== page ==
The NBA Playoffs are happening right now, and as of this writing the teams are about to start the second round of the tournament. This year, the meta story has been how NBA players have gotten injured throughout the year, and their effect on individual games, teams’ seasons, and even players’ careers.
In response, teams have started to employ a strategy where they rest their top players throughout the season to ensure they remain fresh for the intensity of the playoffs at the end of the season1. The generally accepted wisdom is that the regular season is a marathon, and not all games are created equal. Teams in the 80s and 90s went hard every game; resting players and saving energy for the playoffs has been a fairly modern development.
Now, the rituals and strategies employed in sportsball may be cliche and sometimes ignorant to the point of superstition, but what’s been fascinating about the NBA in recent years is its discovery and increasing reliance on statistics and analytics. Teams are quantifying everything from the true value of shots to how defensive schemes are run to players’ health and training regimens, and using these numbers to maximize their chances of success. From a work performance standpoint, few jobs are under as much scrutiny and analysis2.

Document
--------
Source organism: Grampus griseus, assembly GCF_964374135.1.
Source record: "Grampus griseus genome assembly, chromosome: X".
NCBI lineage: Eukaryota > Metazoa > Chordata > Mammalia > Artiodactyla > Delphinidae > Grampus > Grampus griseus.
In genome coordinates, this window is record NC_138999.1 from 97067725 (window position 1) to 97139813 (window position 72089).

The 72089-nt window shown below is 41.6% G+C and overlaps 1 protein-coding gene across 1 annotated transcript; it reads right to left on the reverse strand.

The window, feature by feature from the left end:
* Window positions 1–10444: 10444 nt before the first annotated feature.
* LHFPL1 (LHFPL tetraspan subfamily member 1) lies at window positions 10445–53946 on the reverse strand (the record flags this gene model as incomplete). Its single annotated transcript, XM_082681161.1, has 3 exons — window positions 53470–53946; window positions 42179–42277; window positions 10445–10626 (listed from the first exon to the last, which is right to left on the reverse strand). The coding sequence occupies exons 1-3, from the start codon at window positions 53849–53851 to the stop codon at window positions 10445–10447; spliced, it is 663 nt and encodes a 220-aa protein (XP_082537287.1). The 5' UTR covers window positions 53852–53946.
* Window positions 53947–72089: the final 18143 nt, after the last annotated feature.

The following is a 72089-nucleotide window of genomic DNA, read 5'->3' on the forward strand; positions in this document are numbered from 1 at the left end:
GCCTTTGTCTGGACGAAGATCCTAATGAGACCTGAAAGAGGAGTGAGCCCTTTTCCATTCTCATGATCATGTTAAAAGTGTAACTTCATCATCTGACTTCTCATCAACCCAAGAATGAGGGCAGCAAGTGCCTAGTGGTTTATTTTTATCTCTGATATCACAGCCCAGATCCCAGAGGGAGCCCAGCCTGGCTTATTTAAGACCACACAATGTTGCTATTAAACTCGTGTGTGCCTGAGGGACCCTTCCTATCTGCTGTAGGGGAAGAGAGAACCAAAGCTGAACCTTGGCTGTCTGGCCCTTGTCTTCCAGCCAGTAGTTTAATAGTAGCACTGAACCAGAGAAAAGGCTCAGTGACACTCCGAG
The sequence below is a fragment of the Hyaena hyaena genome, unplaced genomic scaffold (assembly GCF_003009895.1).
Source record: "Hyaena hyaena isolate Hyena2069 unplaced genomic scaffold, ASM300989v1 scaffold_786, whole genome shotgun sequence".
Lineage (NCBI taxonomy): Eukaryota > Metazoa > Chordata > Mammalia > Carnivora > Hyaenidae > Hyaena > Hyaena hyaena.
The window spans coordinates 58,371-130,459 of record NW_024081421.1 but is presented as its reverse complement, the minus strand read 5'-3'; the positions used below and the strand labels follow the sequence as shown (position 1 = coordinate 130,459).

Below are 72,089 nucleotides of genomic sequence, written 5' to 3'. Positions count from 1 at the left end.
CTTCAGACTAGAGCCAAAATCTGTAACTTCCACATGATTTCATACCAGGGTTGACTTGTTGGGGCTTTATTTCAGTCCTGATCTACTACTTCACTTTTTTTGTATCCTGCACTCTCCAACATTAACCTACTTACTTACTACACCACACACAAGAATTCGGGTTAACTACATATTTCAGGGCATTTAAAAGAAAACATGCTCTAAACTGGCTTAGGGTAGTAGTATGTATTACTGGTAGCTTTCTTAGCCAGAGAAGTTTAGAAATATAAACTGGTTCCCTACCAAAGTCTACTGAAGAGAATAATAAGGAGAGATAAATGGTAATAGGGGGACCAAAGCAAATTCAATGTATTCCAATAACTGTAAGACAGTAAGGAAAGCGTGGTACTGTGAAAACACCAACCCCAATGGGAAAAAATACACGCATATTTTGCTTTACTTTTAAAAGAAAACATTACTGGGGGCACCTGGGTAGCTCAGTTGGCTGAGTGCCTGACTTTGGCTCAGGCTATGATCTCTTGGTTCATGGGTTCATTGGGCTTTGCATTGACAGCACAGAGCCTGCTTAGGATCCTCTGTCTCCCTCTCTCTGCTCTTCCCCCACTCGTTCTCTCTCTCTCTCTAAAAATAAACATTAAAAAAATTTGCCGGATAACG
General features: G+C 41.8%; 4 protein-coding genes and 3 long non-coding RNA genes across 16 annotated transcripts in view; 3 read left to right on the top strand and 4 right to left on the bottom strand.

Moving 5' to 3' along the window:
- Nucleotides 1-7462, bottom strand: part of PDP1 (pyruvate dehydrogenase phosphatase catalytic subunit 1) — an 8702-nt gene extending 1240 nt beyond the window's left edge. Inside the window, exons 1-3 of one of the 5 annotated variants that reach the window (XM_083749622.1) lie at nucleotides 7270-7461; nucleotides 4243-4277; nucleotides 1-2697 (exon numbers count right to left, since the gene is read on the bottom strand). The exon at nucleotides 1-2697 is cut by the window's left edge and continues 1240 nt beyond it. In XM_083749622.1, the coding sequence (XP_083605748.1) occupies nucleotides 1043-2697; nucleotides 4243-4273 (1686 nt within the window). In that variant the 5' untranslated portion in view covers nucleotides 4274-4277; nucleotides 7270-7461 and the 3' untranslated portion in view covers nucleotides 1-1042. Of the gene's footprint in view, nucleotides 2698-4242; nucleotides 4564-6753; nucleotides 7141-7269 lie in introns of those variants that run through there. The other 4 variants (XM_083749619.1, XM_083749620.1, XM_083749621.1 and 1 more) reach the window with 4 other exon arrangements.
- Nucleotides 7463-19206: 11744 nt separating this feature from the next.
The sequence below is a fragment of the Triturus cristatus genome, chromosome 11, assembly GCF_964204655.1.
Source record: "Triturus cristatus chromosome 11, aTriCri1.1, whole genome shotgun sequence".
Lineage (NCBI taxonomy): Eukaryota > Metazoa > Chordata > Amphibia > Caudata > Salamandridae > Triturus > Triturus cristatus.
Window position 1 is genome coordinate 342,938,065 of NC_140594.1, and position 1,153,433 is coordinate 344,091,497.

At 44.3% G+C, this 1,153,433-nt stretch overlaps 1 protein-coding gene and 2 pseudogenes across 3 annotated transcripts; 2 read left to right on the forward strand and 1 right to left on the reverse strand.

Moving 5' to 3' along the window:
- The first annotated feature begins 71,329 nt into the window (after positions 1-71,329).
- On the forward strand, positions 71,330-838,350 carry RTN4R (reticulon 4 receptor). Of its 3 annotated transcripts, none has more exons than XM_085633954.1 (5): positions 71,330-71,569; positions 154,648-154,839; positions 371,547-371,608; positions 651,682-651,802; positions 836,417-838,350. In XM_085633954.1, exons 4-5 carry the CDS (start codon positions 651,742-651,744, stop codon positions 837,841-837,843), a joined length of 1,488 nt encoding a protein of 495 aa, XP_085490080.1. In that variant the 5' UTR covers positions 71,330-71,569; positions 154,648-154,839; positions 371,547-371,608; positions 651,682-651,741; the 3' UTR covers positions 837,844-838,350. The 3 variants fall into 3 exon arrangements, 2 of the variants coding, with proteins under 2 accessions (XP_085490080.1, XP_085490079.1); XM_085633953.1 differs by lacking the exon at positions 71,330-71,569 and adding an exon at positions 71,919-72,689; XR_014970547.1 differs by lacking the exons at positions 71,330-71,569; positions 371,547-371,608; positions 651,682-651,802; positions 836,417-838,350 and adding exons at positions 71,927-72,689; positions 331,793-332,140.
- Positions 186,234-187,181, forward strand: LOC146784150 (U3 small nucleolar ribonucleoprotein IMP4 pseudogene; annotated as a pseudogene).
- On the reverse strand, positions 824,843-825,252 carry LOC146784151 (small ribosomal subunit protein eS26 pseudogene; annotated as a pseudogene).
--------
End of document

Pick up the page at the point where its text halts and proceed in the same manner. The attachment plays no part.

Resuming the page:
I preemptively tagged this post with “management”, as I wanted to tie it back to boring work.
I remember reading the Netflix culture deck a while back, and was surprised at how much I agreed with Reed Hastings’ philosophies on how to hire and retain a great team. Treating a software team like a sports team is a powerful comparison: there is just so much effort towards building and keeping good teams in sports, and firms ought to apply the same lessons learned.
We can start by classifying intensity as a valuable, finite, and slow-to-replenish resource.